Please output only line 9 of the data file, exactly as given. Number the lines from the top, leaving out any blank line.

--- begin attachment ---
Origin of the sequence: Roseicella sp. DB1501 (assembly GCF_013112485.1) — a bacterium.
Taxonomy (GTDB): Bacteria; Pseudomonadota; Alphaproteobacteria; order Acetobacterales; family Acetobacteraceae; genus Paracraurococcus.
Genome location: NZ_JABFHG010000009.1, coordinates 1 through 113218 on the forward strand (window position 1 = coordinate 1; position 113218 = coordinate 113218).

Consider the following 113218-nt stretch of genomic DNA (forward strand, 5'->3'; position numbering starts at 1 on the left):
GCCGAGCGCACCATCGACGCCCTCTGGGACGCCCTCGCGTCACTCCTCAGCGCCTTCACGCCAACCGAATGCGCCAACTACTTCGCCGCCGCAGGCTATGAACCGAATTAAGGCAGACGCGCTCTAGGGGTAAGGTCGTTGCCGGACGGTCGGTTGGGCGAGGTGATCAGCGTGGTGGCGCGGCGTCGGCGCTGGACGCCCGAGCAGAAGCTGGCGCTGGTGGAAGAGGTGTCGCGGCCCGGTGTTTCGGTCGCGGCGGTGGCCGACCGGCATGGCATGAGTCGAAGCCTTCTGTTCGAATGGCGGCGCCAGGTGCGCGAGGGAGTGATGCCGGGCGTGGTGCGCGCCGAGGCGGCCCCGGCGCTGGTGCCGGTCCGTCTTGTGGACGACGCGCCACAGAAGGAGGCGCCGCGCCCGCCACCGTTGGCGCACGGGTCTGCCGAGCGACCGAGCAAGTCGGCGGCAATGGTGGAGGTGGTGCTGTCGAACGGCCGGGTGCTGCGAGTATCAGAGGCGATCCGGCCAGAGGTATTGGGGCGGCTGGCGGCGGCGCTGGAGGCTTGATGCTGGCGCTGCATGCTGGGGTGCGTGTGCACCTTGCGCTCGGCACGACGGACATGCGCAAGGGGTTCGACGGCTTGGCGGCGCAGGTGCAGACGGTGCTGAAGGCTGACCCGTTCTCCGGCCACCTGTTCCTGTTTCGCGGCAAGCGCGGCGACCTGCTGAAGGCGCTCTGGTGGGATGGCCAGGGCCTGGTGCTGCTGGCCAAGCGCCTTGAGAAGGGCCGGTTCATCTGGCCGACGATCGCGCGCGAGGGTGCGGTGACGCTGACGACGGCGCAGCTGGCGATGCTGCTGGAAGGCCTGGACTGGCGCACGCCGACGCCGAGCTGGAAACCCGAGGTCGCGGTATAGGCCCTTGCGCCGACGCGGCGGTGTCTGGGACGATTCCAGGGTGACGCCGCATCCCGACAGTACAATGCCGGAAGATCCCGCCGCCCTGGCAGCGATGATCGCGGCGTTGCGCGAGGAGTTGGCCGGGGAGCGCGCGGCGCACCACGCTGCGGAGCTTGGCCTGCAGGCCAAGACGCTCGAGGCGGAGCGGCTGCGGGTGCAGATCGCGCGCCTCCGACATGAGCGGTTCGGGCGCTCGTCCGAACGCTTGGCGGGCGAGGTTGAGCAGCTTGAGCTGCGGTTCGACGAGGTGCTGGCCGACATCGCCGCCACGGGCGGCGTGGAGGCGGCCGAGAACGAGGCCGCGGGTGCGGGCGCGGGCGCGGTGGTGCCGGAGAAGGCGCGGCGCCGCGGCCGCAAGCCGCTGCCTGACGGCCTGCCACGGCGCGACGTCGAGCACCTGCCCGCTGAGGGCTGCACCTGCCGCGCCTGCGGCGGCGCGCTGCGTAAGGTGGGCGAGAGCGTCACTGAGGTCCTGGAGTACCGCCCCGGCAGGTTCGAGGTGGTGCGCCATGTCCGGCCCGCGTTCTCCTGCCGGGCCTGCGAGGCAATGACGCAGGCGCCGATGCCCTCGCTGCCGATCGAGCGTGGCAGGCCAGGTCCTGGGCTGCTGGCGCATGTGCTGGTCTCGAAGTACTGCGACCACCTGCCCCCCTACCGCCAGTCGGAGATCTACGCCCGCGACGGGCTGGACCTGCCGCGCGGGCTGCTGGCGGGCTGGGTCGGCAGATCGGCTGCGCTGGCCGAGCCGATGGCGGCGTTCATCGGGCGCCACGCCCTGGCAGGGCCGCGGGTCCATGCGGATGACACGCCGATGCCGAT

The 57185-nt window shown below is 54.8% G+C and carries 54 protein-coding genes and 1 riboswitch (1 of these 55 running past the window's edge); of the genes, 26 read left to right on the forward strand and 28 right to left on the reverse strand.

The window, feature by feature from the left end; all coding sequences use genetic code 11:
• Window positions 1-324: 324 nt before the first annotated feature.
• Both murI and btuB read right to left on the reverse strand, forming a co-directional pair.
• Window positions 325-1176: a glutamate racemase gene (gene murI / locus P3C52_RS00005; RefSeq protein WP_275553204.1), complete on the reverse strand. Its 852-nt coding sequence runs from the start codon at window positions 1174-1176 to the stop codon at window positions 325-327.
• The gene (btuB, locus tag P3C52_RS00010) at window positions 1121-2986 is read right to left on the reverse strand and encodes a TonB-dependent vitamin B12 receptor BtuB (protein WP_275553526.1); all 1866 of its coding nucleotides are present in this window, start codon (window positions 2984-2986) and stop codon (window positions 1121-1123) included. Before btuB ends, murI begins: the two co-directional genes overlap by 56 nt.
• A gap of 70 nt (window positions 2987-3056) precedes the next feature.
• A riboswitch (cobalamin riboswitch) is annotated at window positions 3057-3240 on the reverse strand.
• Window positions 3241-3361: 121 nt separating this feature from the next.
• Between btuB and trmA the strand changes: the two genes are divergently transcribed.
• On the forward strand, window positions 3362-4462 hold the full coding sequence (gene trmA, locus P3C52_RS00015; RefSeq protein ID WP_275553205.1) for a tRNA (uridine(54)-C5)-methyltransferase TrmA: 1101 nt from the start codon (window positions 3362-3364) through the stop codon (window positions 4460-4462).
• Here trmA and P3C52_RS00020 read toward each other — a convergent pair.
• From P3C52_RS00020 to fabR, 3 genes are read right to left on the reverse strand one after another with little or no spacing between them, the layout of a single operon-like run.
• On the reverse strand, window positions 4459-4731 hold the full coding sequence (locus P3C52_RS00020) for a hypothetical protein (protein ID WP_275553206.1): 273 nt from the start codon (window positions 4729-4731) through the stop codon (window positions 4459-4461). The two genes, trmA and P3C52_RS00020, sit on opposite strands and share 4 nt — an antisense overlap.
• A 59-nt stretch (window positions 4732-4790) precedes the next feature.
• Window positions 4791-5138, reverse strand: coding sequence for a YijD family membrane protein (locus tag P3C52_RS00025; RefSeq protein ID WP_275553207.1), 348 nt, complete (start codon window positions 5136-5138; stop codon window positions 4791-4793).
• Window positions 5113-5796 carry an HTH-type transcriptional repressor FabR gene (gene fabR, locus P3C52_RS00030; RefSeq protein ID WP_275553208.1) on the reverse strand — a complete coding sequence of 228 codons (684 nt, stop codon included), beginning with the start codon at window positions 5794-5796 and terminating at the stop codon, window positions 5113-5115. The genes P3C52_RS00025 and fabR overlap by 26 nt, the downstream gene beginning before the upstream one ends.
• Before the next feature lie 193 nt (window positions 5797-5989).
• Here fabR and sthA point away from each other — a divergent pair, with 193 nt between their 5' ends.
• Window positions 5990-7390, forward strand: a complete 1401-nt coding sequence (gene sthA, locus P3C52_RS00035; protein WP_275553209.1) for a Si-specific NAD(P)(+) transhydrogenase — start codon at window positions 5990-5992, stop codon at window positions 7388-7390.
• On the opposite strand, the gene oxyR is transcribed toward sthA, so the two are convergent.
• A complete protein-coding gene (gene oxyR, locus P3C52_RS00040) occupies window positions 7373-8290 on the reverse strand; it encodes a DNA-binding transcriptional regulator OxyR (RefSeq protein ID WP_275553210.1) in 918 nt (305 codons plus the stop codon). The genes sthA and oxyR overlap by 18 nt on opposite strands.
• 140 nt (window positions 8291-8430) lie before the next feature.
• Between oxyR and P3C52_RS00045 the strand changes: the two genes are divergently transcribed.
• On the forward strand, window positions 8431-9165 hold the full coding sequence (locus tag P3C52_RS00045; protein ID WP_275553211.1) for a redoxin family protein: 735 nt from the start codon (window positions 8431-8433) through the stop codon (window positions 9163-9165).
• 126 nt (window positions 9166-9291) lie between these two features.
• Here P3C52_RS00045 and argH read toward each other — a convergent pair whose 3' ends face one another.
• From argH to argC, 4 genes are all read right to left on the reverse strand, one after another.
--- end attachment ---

• Both murI and btuB read right to left on the reverse strand, forming a co-directional pair.